MS-13 was just one of the five groups which Sessions designated as a priority for a new department named “Organized Crime Drug Enforcement Task Force.”
Subcommittees within the new agency will focus on five groups, continuing a crackdown on crime which Sessions claims has been a Trump “administration priority since Day 1.”
“The day I was sworn in, President Trump ordered the disruption and dismantling of these groups,” Sessions said recently in remarks in Washington DC.
The groups Sessions targeted Monday are responsible for violence and crime in America, but experts differ with the current administration’s assessment.
Ex-Justice Department officials spoke with Business Insider and said Sessions is overstating the influence, and threat, of MS-13.
True, the gang has committed heinous acts in America, but their target is mostly immigrants. The American branch of the group has contact with leaders in Central America. The gang itself is decentralized and mainly linked to crimes like extortion, drug possession and murder. It isn’t even strong enough, or organized enough, for international drug trafficking.
Operationally, Mexican cartels are similar and have a presence in America. But what they do on American soil is different from what they do on Mexican soil.
“The cartels use gang members which are living in America to handle the distribution and logistics here in the U.S.,” said Arkady Bukh, a noted criminal defense attorney.
Even while violence in Mexico’s cities along the US/Mexican border has risen over the past ten-years, violence in adjacent American cities has been far below average. Incidents of cartel-related violence in America has been limited, mainly, to people with connections to the cartels. There have been, however, cases of mistaken identity.
American intelligence authorities have discounted assertions by American politicians that the Venezuelan government is collaborating with Hezbollah.
“The whole Hezbollah line is distorted by the more extreme parts of America’s right wing,” said Nicholas Wooldridge, a Nevada criminal defense lawyer. “Politicizing is the reason for the distortions.”
The five groups targeted by Sessions include:
Following Trump’s lead, the Justice Department has strengthened efforts against MS-13. The gang started in America, but is now based in Central America.
The gang began among Central American immigrants fleeing wars in the 1970s and 1980s. Many ended up in Southern California. Without family connections, they gravitated to gangs.
Deportations sent many members home in the 1990s and early 2000s. There the gang grew in the post-conflict era.
Since then, the gang’s growing influence has been felt throughout the region. In America, gang members often carry out extortion, robberies and other crimes in regions with large migrant communities. The Washington DC suburbs and Suffolk County on Long Island have particularly felt the brunt of the gang.
The Jalisco New Generation Cartel (CJNG)
CJNG is the youngest group on Sessions’ list. It sprang from another group on the list, the Sinaloa cartel, around 2010.
The CJNG has grown quick from its home based in Mexico’s southwestern home state of Jalisco. The group historically forced out competitors and has managed to corrupt numerous law enforcement members.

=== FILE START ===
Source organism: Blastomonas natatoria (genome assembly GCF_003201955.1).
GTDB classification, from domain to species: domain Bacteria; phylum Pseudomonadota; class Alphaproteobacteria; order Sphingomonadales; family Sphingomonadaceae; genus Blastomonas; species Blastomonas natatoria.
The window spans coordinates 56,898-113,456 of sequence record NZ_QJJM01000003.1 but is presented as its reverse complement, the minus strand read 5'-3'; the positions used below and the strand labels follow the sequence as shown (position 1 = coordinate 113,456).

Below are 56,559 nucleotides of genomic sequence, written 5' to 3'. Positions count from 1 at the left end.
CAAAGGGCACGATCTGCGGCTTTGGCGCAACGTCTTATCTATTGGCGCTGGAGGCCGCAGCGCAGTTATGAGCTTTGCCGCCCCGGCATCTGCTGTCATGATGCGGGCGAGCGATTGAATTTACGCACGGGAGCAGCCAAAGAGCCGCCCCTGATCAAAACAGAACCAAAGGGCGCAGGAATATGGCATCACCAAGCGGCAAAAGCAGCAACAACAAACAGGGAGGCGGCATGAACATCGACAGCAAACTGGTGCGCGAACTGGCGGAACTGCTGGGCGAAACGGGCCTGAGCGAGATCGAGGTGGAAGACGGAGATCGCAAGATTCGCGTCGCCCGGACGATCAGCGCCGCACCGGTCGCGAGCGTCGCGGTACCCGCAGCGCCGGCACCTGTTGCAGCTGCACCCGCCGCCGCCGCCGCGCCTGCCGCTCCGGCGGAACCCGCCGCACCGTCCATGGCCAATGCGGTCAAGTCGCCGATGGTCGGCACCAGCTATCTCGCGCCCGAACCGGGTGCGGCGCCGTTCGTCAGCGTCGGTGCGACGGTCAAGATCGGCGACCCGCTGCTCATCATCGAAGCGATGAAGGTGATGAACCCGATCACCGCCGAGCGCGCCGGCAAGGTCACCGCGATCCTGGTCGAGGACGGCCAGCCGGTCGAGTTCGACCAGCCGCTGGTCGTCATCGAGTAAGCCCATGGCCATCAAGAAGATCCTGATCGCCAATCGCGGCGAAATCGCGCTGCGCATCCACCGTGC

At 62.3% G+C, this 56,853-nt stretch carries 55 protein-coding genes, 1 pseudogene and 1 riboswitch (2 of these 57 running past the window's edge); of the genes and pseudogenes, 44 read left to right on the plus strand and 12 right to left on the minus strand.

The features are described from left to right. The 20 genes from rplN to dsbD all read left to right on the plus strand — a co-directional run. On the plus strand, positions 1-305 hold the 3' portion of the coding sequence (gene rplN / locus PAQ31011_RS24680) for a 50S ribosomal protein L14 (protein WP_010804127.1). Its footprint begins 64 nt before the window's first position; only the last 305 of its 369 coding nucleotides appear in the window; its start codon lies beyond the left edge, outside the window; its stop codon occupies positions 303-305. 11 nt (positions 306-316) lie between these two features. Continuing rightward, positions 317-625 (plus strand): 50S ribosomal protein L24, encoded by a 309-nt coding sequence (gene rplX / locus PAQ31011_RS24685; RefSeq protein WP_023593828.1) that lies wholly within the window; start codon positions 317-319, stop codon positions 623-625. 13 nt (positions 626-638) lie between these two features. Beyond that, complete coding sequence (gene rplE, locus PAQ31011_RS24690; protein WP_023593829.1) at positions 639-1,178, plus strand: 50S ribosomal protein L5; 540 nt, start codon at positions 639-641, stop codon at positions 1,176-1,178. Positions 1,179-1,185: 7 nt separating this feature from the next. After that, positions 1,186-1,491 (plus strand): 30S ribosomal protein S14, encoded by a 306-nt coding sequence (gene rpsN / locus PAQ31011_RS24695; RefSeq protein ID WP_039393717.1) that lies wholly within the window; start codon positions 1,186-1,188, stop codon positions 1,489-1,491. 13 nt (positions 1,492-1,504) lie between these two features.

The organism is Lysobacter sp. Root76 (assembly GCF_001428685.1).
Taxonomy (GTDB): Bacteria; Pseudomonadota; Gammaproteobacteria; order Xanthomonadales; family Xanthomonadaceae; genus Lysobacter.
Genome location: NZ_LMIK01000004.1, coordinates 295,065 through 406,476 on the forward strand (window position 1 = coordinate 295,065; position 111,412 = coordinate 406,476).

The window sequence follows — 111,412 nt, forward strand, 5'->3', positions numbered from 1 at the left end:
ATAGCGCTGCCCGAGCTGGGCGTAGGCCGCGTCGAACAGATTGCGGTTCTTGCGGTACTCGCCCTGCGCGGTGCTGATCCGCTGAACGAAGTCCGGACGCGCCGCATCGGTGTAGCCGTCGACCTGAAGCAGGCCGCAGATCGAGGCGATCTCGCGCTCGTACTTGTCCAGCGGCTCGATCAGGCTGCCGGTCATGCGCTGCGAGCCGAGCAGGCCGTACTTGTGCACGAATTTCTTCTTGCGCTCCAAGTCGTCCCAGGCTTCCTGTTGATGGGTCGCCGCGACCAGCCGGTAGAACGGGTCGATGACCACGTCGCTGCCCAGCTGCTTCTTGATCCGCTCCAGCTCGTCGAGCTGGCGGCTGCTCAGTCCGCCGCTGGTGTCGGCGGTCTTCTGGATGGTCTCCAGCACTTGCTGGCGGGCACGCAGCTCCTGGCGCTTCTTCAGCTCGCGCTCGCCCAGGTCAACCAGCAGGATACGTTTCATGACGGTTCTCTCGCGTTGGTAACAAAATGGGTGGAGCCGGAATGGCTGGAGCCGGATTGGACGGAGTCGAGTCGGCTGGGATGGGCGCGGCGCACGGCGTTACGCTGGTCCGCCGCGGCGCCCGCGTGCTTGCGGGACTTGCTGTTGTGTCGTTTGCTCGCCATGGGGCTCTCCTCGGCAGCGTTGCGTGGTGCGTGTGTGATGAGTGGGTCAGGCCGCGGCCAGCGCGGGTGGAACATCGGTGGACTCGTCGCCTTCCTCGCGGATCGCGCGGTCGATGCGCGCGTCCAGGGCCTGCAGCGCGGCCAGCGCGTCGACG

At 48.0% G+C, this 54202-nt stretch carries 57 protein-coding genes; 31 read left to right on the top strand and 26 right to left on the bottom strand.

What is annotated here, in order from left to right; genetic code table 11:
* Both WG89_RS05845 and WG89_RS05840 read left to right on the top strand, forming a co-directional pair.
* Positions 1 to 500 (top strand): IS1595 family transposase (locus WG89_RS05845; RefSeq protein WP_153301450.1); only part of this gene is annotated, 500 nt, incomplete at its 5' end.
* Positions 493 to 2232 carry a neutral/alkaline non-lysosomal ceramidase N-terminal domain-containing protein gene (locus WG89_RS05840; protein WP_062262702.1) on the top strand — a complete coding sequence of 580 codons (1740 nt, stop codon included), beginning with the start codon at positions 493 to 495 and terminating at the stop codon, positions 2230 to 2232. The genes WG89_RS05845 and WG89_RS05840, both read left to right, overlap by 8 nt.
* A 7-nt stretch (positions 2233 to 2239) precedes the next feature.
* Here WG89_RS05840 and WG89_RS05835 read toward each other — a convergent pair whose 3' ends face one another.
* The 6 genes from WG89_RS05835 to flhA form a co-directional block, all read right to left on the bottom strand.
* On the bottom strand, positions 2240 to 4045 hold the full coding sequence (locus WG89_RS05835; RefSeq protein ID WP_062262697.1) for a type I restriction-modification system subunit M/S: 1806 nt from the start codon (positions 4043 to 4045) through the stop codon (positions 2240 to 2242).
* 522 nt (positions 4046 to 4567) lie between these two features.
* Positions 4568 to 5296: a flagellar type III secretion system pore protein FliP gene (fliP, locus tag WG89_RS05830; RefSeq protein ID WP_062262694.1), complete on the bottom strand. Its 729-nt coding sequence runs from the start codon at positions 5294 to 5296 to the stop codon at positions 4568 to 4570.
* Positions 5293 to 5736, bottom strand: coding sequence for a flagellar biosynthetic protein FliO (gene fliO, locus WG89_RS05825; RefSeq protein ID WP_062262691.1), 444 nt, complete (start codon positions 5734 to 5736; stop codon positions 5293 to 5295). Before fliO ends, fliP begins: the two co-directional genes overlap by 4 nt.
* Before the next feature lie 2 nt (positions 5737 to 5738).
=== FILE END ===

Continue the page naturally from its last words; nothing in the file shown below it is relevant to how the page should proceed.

Focusing on synthetic drugs such as crystal meth, the gang has heaved up murder rates along Mexico’s Pacific coast as it fights for port control. The CJNG has moved into other criminal activities as it fights for a piece of the oil-theft trade.
The Sinaloa Cartel
Formed in the western Mexico state with the same name, the cartel entered the 1990s following the breakup of the Guadalajara cartel. Led by “El Chapo,” the Sinaloa cartel shoved rivals away from valuable regions — including cities along the America/Mexican border.
The cartel stoked mind-numbing bloodshed in Mexico. Its cities became some of the most violent on the planet.
Since “El Chapo’s” — Joaquin Guzman — arrest in 2016, the future for the cartel has been murky. Guzman was re-arrested six months after breaking out of prison — for the second time. Rumors about a third breakout swirled before being snuffed in 2017 when Mexican authorities turned him over to the U.S.
The Gulf Clan
Led by Osiel Cardenas-Guillen, the Gulf Clan was one of Mexico’s most powerful criminal groups for decades. The group began by shipping cocaine from South America to the United States while handing out murders and violence as it went.
The group’s formation is tracked to the mid-80s in northeastern Mexico. Criminal elements and government authorities have long been intertwined in the region. The cartel began making deals with Colombian traffickers and moved from a small-time marijuana business to a billion-dollar a year cocaine smuggling operation.
The “Party of God,” is the sole group on the Justice Department’s list with origins outside of the Western Hemisphere.
The Lebanese Hezbollah emerged following Israel’s 1982 invasion of southern Lebanon.
Hezbollah receives significant support from Iran and has sided with that nation in the Syrian war to support Syrian President Bashar Assad.
As Hezbollah’s role in Lebanon grows and expands its military capability, experts are warning of a coming war between it and Israel.
The group has been active in America and the Western Hemisphere for years. Focused on money laundering, the group was part of the AMIA bombing in Buenos Aires on July 18, 1994.
The groups named are responsible for violence and criminal activity in America. Experts differ with the Trump administration’s assessment. Former Justice Department authorities have told Business Insider that Sessions overstates the influence of the threat posed by MS-13 for example.